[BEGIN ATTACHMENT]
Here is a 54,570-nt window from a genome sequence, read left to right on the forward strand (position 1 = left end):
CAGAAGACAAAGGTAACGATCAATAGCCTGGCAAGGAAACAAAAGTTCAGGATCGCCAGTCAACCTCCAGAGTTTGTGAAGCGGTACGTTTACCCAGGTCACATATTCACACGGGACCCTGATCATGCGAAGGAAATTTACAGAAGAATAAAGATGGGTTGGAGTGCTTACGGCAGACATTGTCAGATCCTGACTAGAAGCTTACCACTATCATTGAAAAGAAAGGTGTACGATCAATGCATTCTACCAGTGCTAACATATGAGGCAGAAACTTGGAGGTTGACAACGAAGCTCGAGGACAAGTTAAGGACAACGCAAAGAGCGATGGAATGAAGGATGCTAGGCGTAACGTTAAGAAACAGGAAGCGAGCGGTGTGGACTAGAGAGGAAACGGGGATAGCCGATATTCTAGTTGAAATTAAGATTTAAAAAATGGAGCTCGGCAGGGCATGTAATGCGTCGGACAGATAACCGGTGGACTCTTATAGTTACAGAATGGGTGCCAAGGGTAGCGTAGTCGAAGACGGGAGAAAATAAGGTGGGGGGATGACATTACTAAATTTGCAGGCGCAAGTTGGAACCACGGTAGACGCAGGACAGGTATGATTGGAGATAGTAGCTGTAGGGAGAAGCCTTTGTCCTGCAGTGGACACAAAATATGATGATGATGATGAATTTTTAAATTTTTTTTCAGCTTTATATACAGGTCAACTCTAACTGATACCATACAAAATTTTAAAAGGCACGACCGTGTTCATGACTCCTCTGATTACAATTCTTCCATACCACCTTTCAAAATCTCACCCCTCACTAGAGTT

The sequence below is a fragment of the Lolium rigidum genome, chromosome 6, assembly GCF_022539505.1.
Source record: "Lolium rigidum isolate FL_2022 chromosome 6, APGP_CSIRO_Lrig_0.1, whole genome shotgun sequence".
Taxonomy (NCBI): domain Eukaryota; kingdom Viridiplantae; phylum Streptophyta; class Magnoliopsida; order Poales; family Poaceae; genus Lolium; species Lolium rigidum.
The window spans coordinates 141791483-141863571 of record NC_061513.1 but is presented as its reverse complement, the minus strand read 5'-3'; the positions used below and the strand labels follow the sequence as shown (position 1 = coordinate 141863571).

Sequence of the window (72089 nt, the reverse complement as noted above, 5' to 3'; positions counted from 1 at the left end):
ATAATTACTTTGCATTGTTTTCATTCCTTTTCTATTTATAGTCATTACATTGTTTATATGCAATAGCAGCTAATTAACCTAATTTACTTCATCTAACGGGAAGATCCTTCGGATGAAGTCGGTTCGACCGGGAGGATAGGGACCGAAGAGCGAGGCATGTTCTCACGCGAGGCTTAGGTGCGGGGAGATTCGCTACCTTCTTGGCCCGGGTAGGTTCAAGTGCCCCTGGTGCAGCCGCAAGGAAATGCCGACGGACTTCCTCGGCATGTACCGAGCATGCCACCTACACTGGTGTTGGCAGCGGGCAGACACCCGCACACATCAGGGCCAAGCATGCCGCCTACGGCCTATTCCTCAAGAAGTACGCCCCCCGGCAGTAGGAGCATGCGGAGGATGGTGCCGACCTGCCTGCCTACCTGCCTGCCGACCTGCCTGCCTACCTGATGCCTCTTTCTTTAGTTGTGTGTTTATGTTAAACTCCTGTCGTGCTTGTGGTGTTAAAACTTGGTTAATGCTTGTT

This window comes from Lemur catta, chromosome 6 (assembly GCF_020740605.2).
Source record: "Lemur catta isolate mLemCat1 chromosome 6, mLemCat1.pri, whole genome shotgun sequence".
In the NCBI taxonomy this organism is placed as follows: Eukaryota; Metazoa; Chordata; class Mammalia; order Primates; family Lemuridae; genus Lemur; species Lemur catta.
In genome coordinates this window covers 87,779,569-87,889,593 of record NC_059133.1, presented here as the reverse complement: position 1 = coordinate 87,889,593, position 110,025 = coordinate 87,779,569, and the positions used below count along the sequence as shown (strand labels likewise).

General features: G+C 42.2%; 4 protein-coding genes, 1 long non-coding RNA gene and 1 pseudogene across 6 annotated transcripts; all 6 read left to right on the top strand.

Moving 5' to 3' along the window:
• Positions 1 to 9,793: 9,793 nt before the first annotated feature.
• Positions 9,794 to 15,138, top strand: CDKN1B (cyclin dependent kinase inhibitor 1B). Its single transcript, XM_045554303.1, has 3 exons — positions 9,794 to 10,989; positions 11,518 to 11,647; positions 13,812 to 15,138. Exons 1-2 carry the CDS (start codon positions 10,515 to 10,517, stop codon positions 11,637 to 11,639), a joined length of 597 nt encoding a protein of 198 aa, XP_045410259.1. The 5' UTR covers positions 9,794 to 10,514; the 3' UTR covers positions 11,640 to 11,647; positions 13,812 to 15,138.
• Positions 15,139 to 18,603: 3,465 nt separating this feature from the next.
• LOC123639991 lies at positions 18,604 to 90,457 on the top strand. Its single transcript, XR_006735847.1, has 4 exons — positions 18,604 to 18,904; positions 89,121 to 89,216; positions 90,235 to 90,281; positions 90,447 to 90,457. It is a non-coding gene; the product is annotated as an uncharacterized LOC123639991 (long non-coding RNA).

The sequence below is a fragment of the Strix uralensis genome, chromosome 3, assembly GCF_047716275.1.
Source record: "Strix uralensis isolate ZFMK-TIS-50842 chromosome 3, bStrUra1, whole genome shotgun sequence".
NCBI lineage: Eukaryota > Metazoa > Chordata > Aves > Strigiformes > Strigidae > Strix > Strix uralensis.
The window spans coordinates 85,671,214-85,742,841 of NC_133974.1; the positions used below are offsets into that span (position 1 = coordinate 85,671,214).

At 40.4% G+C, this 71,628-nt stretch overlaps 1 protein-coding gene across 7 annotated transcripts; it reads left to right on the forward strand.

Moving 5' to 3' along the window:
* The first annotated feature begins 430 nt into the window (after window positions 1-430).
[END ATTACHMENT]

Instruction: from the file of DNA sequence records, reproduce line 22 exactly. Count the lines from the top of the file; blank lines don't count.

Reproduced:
The window spans coordinates 85,671,214-85,742,841 of NC_133974.1; the positions used below are offsets into that span (position 1 = coordinate 85,671,214).